President Bush ends 2002 with enhanced political power at home and mixed support abroad. Dealing with the Iraqi threat and the hard fought campaign for control of the U.S. Congress topped the presidential agenda this year.
The tone was set early in 2002.
On January 29, President Bush went before an election year Congress and spoke of a threat half a world away. "Iraq continues to flaunt its hostility toward America and to support terror," he said.
Throughout the year, domestic politics and international concerns became intertwined as the president wove the dangers posed by Iraqi leader Saddam Hussein into a series of campaign appearances across the country. "He is a man who said he wouldn't have weapons of mass destruction, but he has denied and deceived the world for 11 years," Mr. Bush said.
At each stop, he spoke of challenges abroad and at home as he appealed to voters to go to the polls and vote for members of his Republican party. "If you love freedom, then you have an obligation as a citizen of this country to participate in elections! If you believe in freedom, then you have a responsibility to maintain that democratic system!" Mr. Bush said.
The president put his prestige on the line campaigning almost full-time in the days leading up to the November election. Although he was not on the ballot, he was a constant presence in key states where a few votes might make the difference in a race for governor, senator, or congressman.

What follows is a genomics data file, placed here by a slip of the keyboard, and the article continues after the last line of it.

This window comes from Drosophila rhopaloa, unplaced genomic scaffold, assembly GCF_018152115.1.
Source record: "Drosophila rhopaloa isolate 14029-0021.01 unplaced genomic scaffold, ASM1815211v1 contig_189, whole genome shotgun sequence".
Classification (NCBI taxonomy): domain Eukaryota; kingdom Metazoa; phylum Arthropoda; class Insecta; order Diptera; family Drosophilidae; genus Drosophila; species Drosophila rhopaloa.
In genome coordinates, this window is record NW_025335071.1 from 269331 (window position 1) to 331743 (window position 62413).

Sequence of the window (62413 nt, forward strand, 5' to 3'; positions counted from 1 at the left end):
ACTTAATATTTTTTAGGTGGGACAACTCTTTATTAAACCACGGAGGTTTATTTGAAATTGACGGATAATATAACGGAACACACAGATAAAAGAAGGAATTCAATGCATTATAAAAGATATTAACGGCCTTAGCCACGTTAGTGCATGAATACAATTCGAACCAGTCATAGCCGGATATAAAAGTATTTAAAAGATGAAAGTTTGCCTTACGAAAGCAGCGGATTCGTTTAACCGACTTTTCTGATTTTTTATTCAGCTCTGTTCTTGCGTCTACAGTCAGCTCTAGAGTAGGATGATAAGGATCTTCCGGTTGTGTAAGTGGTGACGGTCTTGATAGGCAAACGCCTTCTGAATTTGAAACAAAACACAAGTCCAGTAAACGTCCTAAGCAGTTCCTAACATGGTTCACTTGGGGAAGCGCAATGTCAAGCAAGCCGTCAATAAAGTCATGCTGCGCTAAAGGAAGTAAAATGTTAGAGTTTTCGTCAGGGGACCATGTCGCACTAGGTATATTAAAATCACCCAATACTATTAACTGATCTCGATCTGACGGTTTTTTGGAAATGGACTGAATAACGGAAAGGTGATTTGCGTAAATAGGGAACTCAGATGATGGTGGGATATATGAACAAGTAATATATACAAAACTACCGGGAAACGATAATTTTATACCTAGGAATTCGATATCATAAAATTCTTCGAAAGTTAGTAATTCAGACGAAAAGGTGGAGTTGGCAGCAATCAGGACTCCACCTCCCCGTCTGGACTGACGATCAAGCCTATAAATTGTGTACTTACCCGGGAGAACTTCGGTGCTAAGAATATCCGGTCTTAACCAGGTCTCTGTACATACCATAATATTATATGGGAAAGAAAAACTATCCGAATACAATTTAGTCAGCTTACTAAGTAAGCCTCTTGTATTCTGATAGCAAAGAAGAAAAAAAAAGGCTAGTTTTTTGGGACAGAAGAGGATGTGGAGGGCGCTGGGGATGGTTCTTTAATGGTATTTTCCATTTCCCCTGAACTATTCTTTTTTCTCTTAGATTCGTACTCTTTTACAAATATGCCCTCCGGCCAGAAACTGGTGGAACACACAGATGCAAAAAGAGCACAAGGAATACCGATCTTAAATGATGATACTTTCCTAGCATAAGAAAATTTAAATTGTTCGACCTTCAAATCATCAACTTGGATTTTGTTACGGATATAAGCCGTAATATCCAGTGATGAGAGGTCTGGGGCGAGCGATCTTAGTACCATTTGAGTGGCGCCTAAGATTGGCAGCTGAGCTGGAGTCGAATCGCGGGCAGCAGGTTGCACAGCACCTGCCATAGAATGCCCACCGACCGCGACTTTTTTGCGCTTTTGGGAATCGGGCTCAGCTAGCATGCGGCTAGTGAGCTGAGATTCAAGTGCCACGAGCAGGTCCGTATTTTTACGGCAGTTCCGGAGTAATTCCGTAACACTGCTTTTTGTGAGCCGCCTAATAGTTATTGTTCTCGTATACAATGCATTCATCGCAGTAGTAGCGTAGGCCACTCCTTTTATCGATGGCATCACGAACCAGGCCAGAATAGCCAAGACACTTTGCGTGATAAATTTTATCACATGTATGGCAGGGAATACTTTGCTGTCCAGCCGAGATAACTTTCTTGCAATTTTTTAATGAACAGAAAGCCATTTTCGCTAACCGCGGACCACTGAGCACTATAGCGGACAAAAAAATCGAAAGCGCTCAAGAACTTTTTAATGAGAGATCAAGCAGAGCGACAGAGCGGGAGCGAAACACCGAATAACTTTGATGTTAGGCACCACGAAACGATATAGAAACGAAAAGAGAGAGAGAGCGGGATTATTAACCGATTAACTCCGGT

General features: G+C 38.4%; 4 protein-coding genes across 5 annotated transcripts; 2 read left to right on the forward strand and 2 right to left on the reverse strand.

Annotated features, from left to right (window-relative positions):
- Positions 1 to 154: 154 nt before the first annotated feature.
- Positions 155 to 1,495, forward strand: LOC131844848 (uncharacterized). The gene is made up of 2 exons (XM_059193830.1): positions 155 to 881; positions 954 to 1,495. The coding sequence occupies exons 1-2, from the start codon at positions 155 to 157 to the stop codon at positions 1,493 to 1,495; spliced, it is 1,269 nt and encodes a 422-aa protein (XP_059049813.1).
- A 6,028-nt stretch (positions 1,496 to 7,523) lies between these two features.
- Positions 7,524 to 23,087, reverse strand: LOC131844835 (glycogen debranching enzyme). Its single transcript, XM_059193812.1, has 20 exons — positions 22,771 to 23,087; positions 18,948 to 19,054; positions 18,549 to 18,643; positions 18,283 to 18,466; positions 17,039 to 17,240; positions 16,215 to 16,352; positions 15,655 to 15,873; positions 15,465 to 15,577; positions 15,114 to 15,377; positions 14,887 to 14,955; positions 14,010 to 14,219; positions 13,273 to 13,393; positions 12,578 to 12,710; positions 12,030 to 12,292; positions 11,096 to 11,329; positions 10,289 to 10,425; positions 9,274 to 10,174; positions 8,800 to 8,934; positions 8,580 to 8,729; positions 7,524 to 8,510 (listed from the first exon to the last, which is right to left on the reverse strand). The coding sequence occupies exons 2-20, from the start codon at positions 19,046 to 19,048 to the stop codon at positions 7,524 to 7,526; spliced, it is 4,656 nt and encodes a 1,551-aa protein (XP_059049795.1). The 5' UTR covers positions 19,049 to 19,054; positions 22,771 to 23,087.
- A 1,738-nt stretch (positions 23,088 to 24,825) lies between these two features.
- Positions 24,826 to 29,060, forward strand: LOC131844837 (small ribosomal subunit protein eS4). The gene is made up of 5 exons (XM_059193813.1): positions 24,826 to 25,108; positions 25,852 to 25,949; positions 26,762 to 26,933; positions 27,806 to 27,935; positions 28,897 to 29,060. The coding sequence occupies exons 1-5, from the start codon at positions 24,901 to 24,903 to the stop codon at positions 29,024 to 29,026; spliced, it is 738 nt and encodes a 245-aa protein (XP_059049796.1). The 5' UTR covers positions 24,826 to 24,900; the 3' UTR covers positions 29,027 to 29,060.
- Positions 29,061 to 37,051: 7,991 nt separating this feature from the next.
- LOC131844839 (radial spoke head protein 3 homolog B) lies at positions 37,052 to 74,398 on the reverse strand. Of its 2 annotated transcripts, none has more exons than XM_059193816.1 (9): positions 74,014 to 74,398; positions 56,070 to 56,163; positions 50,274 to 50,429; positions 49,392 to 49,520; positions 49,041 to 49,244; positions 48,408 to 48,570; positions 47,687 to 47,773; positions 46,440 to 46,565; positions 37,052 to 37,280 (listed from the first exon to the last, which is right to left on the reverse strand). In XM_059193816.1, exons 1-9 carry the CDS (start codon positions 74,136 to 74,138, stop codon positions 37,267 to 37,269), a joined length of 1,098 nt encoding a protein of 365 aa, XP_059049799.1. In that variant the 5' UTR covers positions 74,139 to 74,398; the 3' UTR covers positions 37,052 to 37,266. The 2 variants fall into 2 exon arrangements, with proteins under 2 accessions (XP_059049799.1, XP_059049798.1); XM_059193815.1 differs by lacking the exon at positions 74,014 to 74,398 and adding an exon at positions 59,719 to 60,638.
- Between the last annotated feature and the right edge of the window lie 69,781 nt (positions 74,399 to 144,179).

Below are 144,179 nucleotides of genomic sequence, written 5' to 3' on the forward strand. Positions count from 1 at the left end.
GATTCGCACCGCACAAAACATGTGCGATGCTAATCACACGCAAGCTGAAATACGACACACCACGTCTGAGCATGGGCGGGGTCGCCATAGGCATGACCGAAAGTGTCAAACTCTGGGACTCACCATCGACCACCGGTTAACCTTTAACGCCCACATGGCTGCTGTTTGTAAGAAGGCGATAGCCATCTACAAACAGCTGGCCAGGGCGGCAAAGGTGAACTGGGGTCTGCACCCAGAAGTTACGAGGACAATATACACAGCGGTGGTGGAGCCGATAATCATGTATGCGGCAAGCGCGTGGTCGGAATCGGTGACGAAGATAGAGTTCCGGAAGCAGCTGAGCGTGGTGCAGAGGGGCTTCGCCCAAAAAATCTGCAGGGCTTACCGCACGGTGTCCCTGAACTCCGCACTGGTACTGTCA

Larry Sabato is a professor of political science at the University of Virginia. He said the president's popularity made the difference enabling Republicans to win back the Senate and hold onto the House midway through his term in office.
"This was the George W. Bush midterm. The results in both the House and Senate were due primarily to his efforts - his efforts at fundraising, his traveling around the country peripatetically, and perhaps most of all his agenda which sold, both foreign policy and domestic," Mr. Sabato said.
Throughout the year, his public approval ratings at home remained high. Perhaps more than his agenda, his image captivated Americans. President Bush, like President Reagan before him, deliberately cultivates a cowboy image, somebody who is from the west, somebody who has a ranch in Texas," said Jack Pitney, a political scientist at California's Claremont-McKenna College.
He notes the very image that resounds so well with the American people may be a source of skepticism and opposition abroad. "We Americans look at cowboys and we think of bravery, we think of honesty, we think of integrity. When people in other countries think of cowboys, however, it is a different image. They tend to think of rudeness and recklessness," Mr. Pitney said.
He said the challenge before the president in the new year is to maintain his support at home while increasing it abroad. He said there are some hopeful signs, that even though polls show negative views of the United States and the Bush administration are rising in some countries, the president made some inroads with foreign leaders in 2002.
"There is a dichotomy between the opinions of foreign leaders and what you might see in general public opinion polls. Because foreign leaders have had direct contact with President Bush and people who have had direct contact with President Bush quickly learn that his public image is only part of the story," Mr. Pitney said.
The president enters 2003 with enhanced political power, thanks to the election victory, and approval ratings at home topping 60 percent. He also faces the possibility of war with Iraq and the delicate task of convincing the world that the threat is real and so is the need for American action.